Class B with a grain of Salt
Salt Lake City approach and its Class B procedures continue to leave me scratching my head. Continues? See Class B Silliness from back in April. And for years they have been annoying turbine pilots by using an unpublished north departure gate, the Wasatch VOR 005 radial at 60 nautical miles. Locals learn to expect this and to carry a little extra fuel (it adds 15 miles to a flight to Pocatello, for example), but transients are left scratching their heads and reprogramming the FMS while Mr. Big Shot and his trophy wife fume at the delay.
They're still slow to give Class B clearances. Sometimes they'll say "Expect Class B clearance from the next controller," but the legal status of "expect" isn't clear to me, especially when flying under Visual Flight Rules (VFR). Under Instrument Flight Rules (IFR) the situation is different: according to 14CFR91.185, the route or altitude that ATC has told a pilot to "expect" becomes the clearance in the event of lost communications. So, approaching Idaho Falls on a busy IFR day one often hears "Proceed direct Idaho Falls VOR, expect ILS runway 20 approach." If you reach IDA and the frequency has been too busy for center to give you a new clearance (lack of bandwidth is a form of lost communications) you just go ahead and do the approach.
But a VFR approaching KSLC is not an IFR, and a clearance is not a route. Do they think that the "expect" will allow me to enter Class B in the event of frequency congestion? I just don't know. We end up circling in the little notch between the Wasatch Front and the Class B boundary, above the Ogden Class D.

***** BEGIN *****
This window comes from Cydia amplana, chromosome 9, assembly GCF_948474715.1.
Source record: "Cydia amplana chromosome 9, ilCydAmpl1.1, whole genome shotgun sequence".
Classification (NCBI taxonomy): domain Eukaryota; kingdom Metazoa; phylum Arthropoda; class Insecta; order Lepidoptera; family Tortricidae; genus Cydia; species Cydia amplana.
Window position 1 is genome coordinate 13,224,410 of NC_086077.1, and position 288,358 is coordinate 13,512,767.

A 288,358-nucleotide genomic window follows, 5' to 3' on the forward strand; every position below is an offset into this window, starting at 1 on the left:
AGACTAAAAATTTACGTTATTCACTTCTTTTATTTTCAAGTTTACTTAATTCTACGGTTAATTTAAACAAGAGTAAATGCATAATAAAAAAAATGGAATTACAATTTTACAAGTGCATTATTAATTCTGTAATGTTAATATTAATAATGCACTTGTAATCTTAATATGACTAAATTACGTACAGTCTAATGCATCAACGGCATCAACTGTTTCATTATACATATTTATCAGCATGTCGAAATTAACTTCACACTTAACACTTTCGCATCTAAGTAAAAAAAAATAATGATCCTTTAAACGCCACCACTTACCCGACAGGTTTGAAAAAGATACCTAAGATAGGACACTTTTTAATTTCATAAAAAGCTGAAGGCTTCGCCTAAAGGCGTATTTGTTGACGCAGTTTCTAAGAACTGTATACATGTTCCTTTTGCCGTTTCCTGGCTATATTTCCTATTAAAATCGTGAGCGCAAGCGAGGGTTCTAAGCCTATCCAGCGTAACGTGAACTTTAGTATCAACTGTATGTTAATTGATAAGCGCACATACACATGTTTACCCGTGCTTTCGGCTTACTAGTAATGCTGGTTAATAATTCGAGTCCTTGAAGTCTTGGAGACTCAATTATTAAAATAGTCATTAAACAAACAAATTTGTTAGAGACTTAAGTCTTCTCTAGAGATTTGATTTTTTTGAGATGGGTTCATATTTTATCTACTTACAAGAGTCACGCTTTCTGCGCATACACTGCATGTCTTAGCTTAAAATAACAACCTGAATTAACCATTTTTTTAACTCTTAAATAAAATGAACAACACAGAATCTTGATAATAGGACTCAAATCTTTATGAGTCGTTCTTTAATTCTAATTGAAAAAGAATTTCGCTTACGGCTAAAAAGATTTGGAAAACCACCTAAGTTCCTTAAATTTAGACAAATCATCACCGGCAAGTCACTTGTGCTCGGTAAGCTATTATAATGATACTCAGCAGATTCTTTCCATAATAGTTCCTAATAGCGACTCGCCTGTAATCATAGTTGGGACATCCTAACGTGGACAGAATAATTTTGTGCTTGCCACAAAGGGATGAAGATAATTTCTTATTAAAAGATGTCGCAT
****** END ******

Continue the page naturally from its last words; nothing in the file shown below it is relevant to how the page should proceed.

The next annoyance is their use of an unpublished frequency for the tower. General Aviation usually uses the east runway (17 - 35); the tower frequency is published as 118.3 mHz. But now the final handoff from Approach is "Contact Salt Lake Tower on 120.2." This isn't a big deal on arrival, when you are going through a bunch of frequency changes, but departure is different. Before flying in the Class B airspace you need a clearance, and the Clearance Delivery position has helpfully given you a departure frequency along with a transponder code. When my students are ready, I have them switch to tower frequency, then set the departure frequency as the standby frequency, and only then call "Ready."
But now Salt Lake Tower hands departures off to 120.2, rather than the departure frequency that we have been told to expect. So the student, already stressed, does a bunch of knob twisting while trying to stay straight and stay under the altitude restriction. It would be easier if Clearance Delivery said "Departure with Tower on 120.2."
Leaving Class B, we hear "...leaving Class B airspace, frequency change approved, have a nice flight." What happened to "squawk VFR?" I am 100% sure that they do not want us on the same transponder code; they recycle them pretty quickly. So again we have to ask and the frequency is tied up more than necessary and somebody doesn't get their clearance or flies through a localizer due to lack of bandwidth.
And it's not our fault.